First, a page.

It is well established that the path to stability for the formerly incarcerated is through employment, yet studies show that simply asking “Have You Been Convicted of a Felony?” is a major barrier on two levels. First, it sends a message to the applicant that it is hopeless to apply; second, it allows employers to scrap an application without so much as an interview. Studies have proven this to be true.
A famous Milwaukee study found that Caucasian applicants received callbacks 35% of the time, but only 17% with a felony record. African-American applicants went from 15% to 4%, respectively. If only 4 out of 100 African-American Rhode Islanders with a felony can even get an interview, it is clear that the chances of honest employment are slim.
Roughly 25% of RI has a criminal record, and 17,000 people per year are released from the ACI. The New Mexico legislature issued a 2010 report showing their "Ban the Box" law will have “no fiscal impact.” Rhode Island legislators should feel safe knowing that ours would be the same.
Representative Scott Slater has introduced a bill, HB # 5101, to counter this hopelessness. It is similar to legislation passed in MA, CT, NY, MN, and NM over the past two years, and city/municipal ordinances around the nation (including Providence) which address this situation in some manner.
What it WILL do:
Allow applicants to explain their felony convictions at the interview stage, if they have been deemed otherwise qualified for the job;
Stop public view of arrests and dismissed charges;
Require an employer to put in writing, whenever the felony conviction is basis for denying employment, and refer to the specific conviction(s);
Allow an applicant to present evidence about the accuracy and/or relevance of the report;
What it WON’T do:
Will not override any law that mandates people with felonies, or certain felonies, from working in particular occupations- (children, elderly, financial, etc.);
Will not force employers to hire felons.
Representative Scott Slater has sponsored H5101 as a way of delaying that disclosure until the interview, unless state law bars people with certain felonies from holding particular jobs. The bill is co-sponsored by Representative Anastasia Williams (Chair of House Committee on Labor), and will allow applicants an opportunity to explain themselves while giving employers a chance to interview someone who could become their hardest working and most grateful employee.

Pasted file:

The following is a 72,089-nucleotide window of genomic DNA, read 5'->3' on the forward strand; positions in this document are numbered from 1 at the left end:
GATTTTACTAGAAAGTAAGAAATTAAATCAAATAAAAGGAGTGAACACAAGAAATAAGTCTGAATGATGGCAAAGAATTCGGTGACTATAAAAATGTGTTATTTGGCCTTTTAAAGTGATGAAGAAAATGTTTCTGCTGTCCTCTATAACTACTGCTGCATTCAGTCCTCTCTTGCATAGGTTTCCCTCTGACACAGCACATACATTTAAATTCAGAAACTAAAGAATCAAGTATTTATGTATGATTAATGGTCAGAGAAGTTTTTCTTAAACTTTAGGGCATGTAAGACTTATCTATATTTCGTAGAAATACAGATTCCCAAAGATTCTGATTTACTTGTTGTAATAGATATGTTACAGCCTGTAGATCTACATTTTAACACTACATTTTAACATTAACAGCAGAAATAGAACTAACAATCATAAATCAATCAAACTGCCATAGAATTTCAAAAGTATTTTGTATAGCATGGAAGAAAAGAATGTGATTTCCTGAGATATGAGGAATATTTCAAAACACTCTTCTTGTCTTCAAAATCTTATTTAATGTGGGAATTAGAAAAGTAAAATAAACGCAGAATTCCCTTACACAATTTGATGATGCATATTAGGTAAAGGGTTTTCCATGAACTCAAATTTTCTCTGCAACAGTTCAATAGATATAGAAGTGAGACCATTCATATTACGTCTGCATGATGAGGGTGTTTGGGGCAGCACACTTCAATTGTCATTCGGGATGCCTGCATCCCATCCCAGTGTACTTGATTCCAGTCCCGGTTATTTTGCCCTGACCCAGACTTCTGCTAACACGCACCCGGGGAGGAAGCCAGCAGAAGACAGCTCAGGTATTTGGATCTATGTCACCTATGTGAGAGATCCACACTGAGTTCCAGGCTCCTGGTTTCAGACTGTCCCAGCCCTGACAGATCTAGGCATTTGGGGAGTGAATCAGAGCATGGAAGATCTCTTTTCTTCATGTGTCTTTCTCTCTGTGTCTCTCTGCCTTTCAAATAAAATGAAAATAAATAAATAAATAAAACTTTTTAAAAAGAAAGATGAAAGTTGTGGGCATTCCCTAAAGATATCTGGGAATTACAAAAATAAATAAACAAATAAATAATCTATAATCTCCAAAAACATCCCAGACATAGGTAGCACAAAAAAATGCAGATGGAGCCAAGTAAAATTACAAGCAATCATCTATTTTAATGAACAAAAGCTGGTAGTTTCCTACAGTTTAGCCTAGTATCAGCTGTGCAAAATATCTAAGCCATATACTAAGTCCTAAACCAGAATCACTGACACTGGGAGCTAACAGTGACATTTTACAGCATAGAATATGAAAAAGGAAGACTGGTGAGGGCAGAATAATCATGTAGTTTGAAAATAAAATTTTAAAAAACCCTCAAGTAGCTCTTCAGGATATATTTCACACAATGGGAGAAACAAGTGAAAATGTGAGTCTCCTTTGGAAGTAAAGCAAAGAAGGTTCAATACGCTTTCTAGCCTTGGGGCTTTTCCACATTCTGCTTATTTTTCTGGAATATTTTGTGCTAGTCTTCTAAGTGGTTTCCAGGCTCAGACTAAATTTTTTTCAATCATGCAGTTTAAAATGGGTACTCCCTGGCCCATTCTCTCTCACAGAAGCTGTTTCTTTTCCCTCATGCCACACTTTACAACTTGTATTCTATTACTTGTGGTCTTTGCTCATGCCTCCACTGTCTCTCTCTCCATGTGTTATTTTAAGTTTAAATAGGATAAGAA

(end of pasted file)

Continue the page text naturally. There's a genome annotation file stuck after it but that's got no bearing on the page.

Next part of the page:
We acknowledge that this legislation will create no jobs for this group of society, which is nearly 25% of our brothers, sisters, sons, and daughters. Many of those with convictions represent people with mental health struggles, substance abuse issues, or youthful indiscretions. This bill sends a message that our society believes in reintegration, forgiveness, and an end to debts paid to society. A working community is a safe community, and we call on the General Assembly, and Governor Lincoln Chaffee, to eliminate the barriers for those in pursuit of honest work.
Direct Action for Rights & Equality
RI Communities for Addiction Recovery Efforts
Rep. Scott Slater (District 10)
Rep. Anastasia Williams (District 9)
RI Jobs With Justice
National Employment Law Project
Drug Policy Alliance
Rep. Grace Diaz (District 11)
Rep. Leo Medina (District 12)
Dr. Joe Bevilacqua
Reed Cosper, RI Mental Health Advocate
Olneyville Neighborhood Association
RI Progressive Democrats
Jim Vincent, NAACP – RI Chapter
Ocean State Action
American Friends Service Committee- SENE
Councilman Miguel Luna (Ward 9)
Prof. Andrew Horwitz
Peter Wagner, Prison Policy Initiative
RI People’s Assembly
Sen. Harold Metts (District 6)
Rev. Janice Thompson
Pastor Jeff Williams
Rep. John Carnevale (District 13)
Scott Duhamel, IUPAT Local 195
Sen. Paul Jabour (District 5)
Sen. Rhoda Perry (District 3)
Rep. Maria Cimini (District 7)